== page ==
3. Savings —You’ll devote the remaining 20% of your income to savings. This includes savings to meet both short- and long-term goals. It may also include debt repayment (other than a home mortgage, which should be considered housing and included in the needs category).

Distinguishing between wants and needs

While these expense categories may seem cut-and-dried, there are some expenses that can bleed over from one category to another. Take clothing, for example.

Obviously, we all need clothes. But there’s clearly a big difference between buying basic clothes and frequently purchasing designer clothing at a high-end boutique. The former would be considered a need while the latter would be considered a want.

Cars are another example. Unless you live in a big city where you can reasonably get around via public transportation, you probably need some kind of vehicle. A basic, dependable car like a Honda or Toyota could be considered a need, while a luxury car like a Mercedes-Benz or Jaguar could be considered a want.

Don’t get too hung up on these kinds of distinctions, though. Decide which category each of your household expenses fits in best and go with that. You can always make adjustments to your budgeting categories later.

The savings buckets

One of the biggest advantages of using a percentage-based budget like the 50-30-20 budget is that it forces you to devote a fixed percentage of your income to savings. Other budgeting systems can tend to just make “savings” whatever is left over after you’ve met all of your needs and wants.

With the 50-30-20 method, your savings should be further divided into two distinct buckets: short-term savings and long-term savings.

Short-term savings

Short-term savings may include an emergency fund, a planned surgery or medical procedure, or saving for a down payment on a car that you’re looking to buy in the near-term. For your emergency fund, it is generally recommended to have between three to six months’ worth of expenses set aside.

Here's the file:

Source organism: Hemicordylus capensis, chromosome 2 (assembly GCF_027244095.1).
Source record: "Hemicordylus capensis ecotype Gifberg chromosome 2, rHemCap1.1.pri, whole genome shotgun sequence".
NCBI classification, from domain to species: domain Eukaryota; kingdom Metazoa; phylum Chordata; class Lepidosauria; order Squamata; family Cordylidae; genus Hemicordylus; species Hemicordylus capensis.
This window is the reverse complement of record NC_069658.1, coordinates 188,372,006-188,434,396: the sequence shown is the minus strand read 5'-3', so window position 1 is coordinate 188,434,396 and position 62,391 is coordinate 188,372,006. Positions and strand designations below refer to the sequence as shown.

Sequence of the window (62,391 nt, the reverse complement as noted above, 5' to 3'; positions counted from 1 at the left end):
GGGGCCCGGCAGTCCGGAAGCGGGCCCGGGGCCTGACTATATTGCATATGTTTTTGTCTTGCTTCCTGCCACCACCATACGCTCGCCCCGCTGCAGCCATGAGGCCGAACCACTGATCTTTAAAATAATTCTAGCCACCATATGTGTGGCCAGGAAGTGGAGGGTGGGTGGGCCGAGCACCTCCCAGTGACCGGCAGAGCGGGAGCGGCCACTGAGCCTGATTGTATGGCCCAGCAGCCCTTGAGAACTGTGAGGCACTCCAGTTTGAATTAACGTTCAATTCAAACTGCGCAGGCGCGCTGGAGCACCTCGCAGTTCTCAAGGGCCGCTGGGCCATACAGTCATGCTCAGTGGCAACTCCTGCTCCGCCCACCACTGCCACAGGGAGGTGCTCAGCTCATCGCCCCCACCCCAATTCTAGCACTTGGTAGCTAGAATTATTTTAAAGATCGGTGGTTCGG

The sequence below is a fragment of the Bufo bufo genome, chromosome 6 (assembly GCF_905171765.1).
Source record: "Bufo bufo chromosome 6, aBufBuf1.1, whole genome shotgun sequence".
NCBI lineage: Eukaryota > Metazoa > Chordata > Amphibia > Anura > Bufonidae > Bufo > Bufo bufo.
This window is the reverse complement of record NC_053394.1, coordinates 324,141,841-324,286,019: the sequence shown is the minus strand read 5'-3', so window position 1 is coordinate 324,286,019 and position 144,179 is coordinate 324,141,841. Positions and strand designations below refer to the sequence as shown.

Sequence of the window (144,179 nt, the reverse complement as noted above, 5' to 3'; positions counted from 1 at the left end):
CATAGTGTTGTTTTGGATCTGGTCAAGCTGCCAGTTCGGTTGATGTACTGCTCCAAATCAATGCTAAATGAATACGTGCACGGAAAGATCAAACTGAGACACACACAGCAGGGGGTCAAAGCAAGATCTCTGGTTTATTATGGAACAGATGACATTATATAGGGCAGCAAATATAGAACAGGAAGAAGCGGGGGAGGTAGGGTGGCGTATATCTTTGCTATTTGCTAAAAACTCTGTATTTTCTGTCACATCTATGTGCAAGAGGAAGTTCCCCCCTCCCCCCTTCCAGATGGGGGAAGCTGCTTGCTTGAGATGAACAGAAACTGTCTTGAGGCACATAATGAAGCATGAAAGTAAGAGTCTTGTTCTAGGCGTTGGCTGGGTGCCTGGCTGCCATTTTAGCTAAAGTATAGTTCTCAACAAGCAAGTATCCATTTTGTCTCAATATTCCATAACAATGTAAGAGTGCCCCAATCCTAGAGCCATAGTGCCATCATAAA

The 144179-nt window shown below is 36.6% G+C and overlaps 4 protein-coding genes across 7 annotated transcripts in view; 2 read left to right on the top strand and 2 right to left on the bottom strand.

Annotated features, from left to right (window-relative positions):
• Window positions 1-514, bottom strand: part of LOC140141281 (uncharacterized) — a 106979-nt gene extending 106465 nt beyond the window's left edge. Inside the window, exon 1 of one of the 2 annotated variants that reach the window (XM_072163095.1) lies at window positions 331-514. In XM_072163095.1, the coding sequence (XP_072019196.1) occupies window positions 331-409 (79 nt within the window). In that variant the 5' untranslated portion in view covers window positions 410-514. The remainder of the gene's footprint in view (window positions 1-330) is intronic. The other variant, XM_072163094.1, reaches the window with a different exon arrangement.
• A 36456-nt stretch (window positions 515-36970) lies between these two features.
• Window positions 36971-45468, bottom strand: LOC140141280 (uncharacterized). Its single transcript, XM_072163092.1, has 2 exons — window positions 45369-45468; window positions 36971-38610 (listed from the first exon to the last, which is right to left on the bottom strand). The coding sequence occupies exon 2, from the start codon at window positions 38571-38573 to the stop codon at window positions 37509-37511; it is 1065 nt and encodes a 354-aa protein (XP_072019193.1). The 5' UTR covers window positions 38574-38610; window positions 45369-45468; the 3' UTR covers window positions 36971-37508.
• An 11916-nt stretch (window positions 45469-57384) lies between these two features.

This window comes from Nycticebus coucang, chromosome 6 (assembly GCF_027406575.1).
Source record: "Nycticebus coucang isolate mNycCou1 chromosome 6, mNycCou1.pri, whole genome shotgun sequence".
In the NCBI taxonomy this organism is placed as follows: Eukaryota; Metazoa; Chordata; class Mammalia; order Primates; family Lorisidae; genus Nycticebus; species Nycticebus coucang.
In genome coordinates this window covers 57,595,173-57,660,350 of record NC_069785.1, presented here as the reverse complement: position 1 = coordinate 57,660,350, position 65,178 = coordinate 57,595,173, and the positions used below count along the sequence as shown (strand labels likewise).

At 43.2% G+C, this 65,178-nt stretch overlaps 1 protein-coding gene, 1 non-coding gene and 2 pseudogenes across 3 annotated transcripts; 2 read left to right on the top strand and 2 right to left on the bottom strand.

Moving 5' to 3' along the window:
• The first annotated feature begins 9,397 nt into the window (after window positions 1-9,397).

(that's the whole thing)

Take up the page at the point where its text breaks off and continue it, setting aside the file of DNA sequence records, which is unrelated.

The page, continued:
Emergency funds are there for you to tap to pay for large expenses like a major car or home repair, or to carry you over during an unexpected time of unemployment. Building an emergency savings account is a short-term savings goal that we recommend everyone set for themselves.

Long-term savings

Conversely, saving for retirement or your children’s college education is usually considered a long-term savings and investing goal. You might use tax-advantaged accounts such as a Roth IRA, 401(k), or 529 plan to help you meet these objectives. The amount you allocate to long-term saving and investing like this is going to be highly personal and depend on your specific goals.

If you can’t devote 20% of your household income to savings right away, don’t let that stop you from adopting a percentage-based budget like the 50-30-20 budget.

Start off with a savings percentage that’s realistic for you and adjust the formula accordingly. For example, a 60-30-10 budget might work better for you now, with the goal of gradually building your savings up to 20% over time.

How Empower can help

Empower provides free online tools that can help you implement a 50-30-20 budget. Empower’s financial tools offer a holistic view of your overall household finances in one central location; this is the first step to creating any kind of budget.

You can link your investment, retirement, bank, and credit card accounts to the dashboard in order to see all of your expenses and total monthly income to get a quick snapshot of your monthly cash flow. Based on this, you can start allocating income to the three expense categories dictated by the 50-30-20 budget system and make adjustments in order to get the percentages right.

In addition, you can create sub-categories beneath the main categories of needs, wants, and savings to help you track cash flow and categorize expenses more closely.

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10 Ways to Beat the Winter Blues

Dark mornings, darker evenings, and chilly gray days in between mean winter is here — and with the coldest season comes the winter blues. There’s no clinical diagnosis for the “winter blues,” but experts at the National Institutes of Health say the so-called winter blues are fairly common and are usually marked by feeling more down than usual, sad, less energized, or less interested in activities one usually enjoys.

Here are ten ways to lift your mood this winter:

If you think it is more than the winter blues or want to talk to someone about them, don’t forget about the Anthem Employee Assistance Program! It has resources and professionals available help you!

Source: https://www.everydayhealth.com/depression/your-best-weapons-against-the-winter-blues.aspx

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Achieve Your Resolutions with the Power of Habits!